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Boston
2 Boylston Street, 3rd Floor
Boston, MA 02116
617.695.9990

Lowell
101 Jackson Street, Suite 2
Lowell, MA 01852
978.459.9031

Manchester
470 Pine Street, Lower Level
Manchester, NH 03104
603.647.1500

Contact
info@iine.org
iine.org

Media Contact
comms@iine.org

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Boston
2 Boylston Street, 3rd Floor
Boston, MA 02116
617.695.9990

Lowell
101 Jackson Street, Suite 2
Lowell, MA 01852
978.459.9031

Manchester
470 Pine Street, Lower Level
Manchester, NH 03104
603.647.1500

Contact
info@iine.org
iine.org

Media Contact
comms@iine.org

Follow us

Celebrating 100 Years of Welcome

On February 1, 1924 the International Institute of Boston first opened its doors. A century later, IINE’s Boston office has grown substantially to serve more than 7,000 refugees and immigrants in Greater Boston annually, leading the field in the number of immigrant individuals and families supported and in the breadth of services provided, which span resettlement, adult education, workforce development, pathways to citizenship and much more. 

As IINE celebrates 100 years of support, we are preparing for the second century of welcoming displaced and persecuted individuals from all over the world. 

COMMEMORATING 100 YEARS

Life-changing support to refugees and immigrants in Greater Boston

The International Institute of Boston was founded on a simple but radical idea: to welcome and support people from all around the world and to celebrate the diverse heritages they bring with them.
 

From the start, the mission of the International Institutes was to uphold the value of a pluralistic culture based on immigrant integration—the belief that the unique cultures and customs of new community members should be preserved—rather than assimilation or “Americanization,” the belief that new community members should conform to the majority culture.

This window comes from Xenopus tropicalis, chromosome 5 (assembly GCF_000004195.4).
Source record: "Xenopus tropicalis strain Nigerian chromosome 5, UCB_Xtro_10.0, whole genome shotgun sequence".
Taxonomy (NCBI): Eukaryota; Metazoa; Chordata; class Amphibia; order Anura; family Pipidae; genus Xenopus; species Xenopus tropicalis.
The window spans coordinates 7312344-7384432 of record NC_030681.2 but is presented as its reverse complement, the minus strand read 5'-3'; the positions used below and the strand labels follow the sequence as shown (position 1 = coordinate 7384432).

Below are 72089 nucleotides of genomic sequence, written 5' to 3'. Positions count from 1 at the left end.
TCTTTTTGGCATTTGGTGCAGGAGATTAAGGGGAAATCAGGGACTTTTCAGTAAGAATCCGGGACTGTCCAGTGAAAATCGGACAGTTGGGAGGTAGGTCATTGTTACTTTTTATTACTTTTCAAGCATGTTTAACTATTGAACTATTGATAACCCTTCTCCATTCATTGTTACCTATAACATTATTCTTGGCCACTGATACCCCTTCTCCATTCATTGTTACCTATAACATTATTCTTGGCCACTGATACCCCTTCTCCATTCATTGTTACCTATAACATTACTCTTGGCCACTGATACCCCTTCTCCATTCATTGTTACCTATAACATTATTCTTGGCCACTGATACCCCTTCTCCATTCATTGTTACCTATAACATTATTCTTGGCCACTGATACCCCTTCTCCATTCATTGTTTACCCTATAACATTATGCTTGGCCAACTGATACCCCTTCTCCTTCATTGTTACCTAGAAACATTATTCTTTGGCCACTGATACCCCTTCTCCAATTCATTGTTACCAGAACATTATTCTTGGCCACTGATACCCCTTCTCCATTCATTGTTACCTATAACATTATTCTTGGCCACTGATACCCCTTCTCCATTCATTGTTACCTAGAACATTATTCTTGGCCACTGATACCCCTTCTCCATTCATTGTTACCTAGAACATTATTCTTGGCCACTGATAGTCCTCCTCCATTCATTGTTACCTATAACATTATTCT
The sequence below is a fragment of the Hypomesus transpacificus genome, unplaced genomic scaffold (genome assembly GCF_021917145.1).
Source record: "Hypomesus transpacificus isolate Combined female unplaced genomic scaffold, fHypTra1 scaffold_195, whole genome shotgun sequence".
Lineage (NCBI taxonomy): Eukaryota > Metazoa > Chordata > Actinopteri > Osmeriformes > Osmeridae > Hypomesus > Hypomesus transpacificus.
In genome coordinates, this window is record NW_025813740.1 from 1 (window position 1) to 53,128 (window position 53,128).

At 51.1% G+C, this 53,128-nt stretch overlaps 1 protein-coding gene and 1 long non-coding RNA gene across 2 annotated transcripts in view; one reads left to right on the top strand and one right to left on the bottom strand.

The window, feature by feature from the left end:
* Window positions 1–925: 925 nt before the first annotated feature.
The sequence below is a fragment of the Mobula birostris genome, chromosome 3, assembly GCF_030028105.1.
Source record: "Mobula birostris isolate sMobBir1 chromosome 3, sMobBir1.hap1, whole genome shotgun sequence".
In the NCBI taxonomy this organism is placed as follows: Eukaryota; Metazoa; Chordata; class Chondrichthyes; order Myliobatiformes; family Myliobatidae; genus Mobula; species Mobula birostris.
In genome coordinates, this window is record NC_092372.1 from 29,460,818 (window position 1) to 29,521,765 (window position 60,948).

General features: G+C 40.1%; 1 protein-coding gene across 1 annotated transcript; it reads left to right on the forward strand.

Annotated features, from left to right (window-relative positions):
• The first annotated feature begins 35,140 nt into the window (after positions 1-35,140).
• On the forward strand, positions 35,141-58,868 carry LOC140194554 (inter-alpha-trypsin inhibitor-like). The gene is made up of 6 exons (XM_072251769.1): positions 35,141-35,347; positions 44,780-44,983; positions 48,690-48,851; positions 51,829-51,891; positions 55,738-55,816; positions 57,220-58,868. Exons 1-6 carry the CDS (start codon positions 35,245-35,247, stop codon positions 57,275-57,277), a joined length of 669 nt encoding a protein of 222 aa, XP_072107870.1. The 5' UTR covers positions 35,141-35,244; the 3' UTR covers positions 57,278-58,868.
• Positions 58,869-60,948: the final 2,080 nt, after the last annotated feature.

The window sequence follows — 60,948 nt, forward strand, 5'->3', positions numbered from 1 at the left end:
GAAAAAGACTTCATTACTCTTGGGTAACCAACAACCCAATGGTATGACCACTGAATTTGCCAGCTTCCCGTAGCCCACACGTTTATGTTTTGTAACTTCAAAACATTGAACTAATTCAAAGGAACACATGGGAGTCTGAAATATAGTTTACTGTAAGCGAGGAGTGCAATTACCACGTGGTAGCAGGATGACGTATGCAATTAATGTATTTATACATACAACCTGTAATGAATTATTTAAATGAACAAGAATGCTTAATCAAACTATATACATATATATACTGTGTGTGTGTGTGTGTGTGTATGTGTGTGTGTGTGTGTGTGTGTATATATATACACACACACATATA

This commitment was in direct opposition to the popular sentiment of the time. The same year of IIB’s founding, the U.S. adopted a highly restrictive law that curtailed immigration to the country for decades. The political tone in the country did not deter the leaders of the International Institute of Boston; they were determined to help immigrants settle and thrive in Boston. That passion continues to guide the work today. 

FOLLOW OUR JOURNEY

Looking back and ahead

IINE’s work of welcoming newcomers into the Commonwealth, while valuing and preserving their unique cultural contributions, is integral to the city’s growth, success, and identity as a city of belonging.  

Today, 28% of Boston residents are immigrants, and many more are children of immigrants. For the thousands of individuals who come here each year—having fled persecution, war, famine, and climate disasters, and often arriving with little more than the clothes on their backs—Boston is a popular destination. They come here because of the family and friends that have already put down roots in Boston and because the city has affirmed its commitment to welcoming immigrants  – by establishing the Mayor’s Office of New Bostonians—now the Mayor’s Office for Immigrant Advancement—to uplift the critical work of welcoming and supporting newcomers in 1998, and by electing Boston’s current mayor, Michelle Wu, the daughter of Chinese immigrants.       

Providing refugees and immigrants with a strong foundation of support means new arrivals have the opportunity to integrate into our communities, achieve self-sufficiency, and meaningfully contribute to Boston’s culture and economy. 

IINE is proud of the critical role the organization has played in building Boston into the welcoming, diverse city it is today. We invite you to join us in celebrating this legacy. Explore our “100 Years of Welcome: Commemorating IINE’s Boston Centennial” and stay tuned for events throughout the year, including an Immigrant Heritage Month celebration in partnership with the City of Boston, an interactive “Centennial Walk” journeying through 100 years of service, and the Centennial Golden Door Award Gala in 2025, a time-honored celebration which will for the first-time honor IINE community for its contribution to American society and to shaping Boston’s vibrant diversity.